:has() is here and you probably need it in your CSS

So, you've heard talk of a so-called :has() selector, but don't really know what it is. Or maybe you just clicked the article hoping to learn something new. Well, this article is for you! Now that :has() is supported by almost all major browsers (except Firefox where you need a feature flag …), it is time to learn what it is, why you should care and how you use it.

3 min read


By Magnus Rand


December 8, 2022

What is it and why should I care?

:has() is a so-called pseudo-class—this makes it different from normal selection in CSS. Take a look at the example in figure 1. A pseudo-class works by styling the anchor (the thing before the colon) when the state behind the colon (the pseudo-class) is true. In figure 1, this means styling the div when it is hovered.

Image showing the folowing code: div:hovered, where it is explained that what precedes the colon, here the div, is called an anchor, while what follows the colon is called the pseudo-class, here hover
Figure 1–pseudo-class example

The same is true for :has(), it styles the element before : when the has() part is true. But when is has() true? When the relative selectors* in the parentheses are found**. This lets us style our anchor (e.g. the div in figure 1) based on other relative elements—like children.

* e.g. In div span, span is a relative selector to div
** pseudo-elements and :has() inside :has() is not supported

/* styles div when it has a span child */
div:has(span) {...}

“I don’t need a new pseudo-class for relative selection”, you might say, “div:hover p for example lets me style my paragraph element when my parent div is hovered.” This is true, but what if you want to style your parent div when the paragraph is hovered? div p:hover would just style your paragraph, not your div. With :has(), however, this is now possible! div:has(p:hover) will style the div element when it contains a p element being hovered! Let’s look at a few simple examples:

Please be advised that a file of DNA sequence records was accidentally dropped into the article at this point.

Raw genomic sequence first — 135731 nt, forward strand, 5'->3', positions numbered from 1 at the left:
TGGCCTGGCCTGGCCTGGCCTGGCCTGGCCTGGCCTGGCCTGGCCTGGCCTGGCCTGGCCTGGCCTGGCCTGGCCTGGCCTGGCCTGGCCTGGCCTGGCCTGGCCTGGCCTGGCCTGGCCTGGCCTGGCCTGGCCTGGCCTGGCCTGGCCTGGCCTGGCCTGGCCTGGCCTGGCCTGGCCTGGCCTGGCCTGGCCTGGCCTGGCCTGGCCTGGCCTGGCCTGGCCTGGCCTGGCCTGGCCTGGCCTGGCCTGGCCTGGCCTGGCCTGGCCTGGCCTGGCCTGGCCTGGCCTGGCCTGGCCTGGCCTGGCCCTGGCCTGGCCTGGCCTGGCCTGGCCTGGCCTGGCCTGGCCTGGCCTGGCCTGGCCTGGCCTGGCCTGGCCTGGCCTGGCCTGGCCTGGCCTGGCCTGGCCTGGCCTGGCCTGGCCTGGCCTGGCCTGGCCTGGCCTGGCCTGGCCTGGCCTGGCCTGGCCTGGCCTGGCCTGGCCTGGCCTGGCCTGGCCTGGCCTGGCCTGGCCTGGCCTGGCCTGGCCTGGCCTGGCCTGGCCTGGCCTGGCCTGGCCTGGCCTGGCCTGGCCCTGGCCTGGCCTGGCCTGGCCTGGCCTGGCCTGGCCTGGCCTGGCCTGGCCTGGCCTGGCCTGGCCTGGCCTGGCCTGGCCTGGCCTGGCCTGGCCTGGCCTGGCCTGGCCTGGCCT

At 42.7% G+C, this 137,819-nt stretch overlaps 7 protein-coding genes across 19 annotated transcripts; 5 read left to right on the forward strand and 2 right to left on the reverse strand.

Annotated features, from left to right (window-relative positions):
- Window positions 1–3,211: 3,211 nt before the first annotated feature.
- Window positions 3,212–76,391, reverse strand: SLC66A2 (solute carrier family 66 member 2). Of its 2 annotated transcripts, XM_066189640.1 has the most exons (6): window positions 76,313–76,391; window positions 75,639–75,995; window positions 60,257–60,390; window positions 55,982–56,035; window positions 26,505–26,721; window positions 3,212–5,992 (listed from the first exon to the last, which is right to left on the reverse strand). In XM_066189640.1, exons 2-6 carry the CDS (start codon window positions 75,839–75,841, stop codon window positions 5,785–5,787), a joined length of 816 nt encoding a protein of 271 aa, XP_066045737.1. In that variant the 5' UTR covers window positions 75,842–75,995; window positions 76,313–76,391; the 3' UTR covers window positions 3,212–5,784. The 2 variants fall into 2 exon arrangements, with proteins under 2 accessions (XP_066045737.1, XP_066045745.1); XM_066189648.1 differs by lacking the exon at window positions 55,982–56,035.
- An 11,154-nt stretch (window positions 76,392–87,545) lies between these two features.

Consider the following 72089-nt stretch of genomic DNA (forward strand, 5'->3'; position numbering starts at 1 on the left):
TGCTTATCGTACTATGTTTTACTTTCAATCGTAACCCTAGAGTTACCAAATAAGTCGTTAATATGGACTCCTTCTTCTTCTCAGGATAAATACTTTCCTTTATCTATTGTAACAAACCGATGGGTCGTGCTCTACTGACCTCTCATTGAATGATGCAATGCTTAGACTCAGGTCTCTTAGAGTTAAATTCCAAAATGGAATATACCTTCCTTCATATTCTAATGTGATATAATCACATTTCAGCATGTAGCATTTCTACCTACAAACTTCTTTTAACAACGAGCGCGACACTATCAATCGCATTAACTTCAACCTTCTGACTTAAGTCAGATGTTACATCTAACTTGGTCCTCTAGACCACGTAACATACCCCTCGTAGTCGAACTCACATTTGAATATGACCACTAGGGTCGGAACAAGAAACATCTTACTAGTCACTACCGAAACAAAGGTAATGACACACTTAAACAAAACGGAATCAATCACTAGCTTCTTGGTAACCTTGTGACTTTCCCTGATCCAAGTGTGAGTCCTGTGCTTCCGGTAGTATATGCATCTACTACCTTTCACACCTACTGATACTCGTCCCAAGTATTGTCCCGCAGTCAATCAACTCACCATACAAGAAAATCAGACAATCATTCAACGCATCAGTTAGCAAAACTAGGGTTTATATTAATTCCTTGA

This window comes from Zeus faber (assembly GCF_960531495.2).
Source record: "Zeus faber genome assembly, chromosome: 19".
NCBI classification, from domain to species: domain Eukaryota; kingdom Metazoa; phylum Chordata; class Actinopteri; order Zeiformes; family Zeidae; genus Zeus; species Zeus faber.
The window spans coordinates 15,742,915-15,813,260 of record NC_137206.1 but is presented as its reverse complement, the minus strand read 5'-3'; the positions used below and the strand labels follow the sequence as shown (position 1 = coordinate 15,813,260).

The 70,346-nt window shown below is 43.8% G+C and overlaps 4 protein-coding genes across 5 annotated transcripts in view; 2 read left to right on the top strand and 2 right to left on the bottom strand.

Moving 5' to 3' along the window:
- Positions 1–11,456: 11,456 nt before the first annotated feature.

A parent selector

The most obvious use for :has() is as a parent selector. In the following example (see embedded CodeSandbox below) we have an .image-container div. This div contains an image and a .caption paragraph. The goal is to style our image-container background when it has a caption.

    <div class="image-container">
      <img src="https://thispersondoesnotexist.com/image" height="200px" />
      <p class="caption">
        This person does, unfortunately, not exist

Without using :has() we might try the following:

/* See result in CodePen example 1 below "Without :has()" */
.image-container .caption {
	background-color: lightblue;

This has the right idea, we check when an .image-container has a .caption within it and apply a background colour. Unfortunately, the background colour is applied to the .caption, not the .image-container. Let’s try with :has():

/* See result in CodePen example 1 below "With :has()" */
.image-container:has(.caption) {
	background-color: lightblue;

Now the style is applied to the .image-container instead of the .caption—just as we wanted! The styling is also removed when no .caption is present!

More than a parent selector!

Another usage for :has() is to style your element based on a sibling traits. A good usage for this is to change the spacing between adjacent headings.

<h1>This heading is good</h1>
<h2>This heading is gooder</h2>
<h3>This heading is the goodest</h3>
<p>Here be some fancy text</p>

With :has() we can remove this space for all adjacent headings like this:

:is(h1,h2,h3):has(+ :is(h2,h3,h4)) {
  margin-bottom: -1rem;

The :is() makes it work for all elements inside the parentheses and the + targets adjecent elements. The result is that h1, h2 and h3 elements followed by a h2, h3 or h4 element have a margin-bottom of -1rem.

Now use it!

And there you go. Now you know the :has() selector exist and you know how it works. The only thing left then is to go out and use it—good luck!

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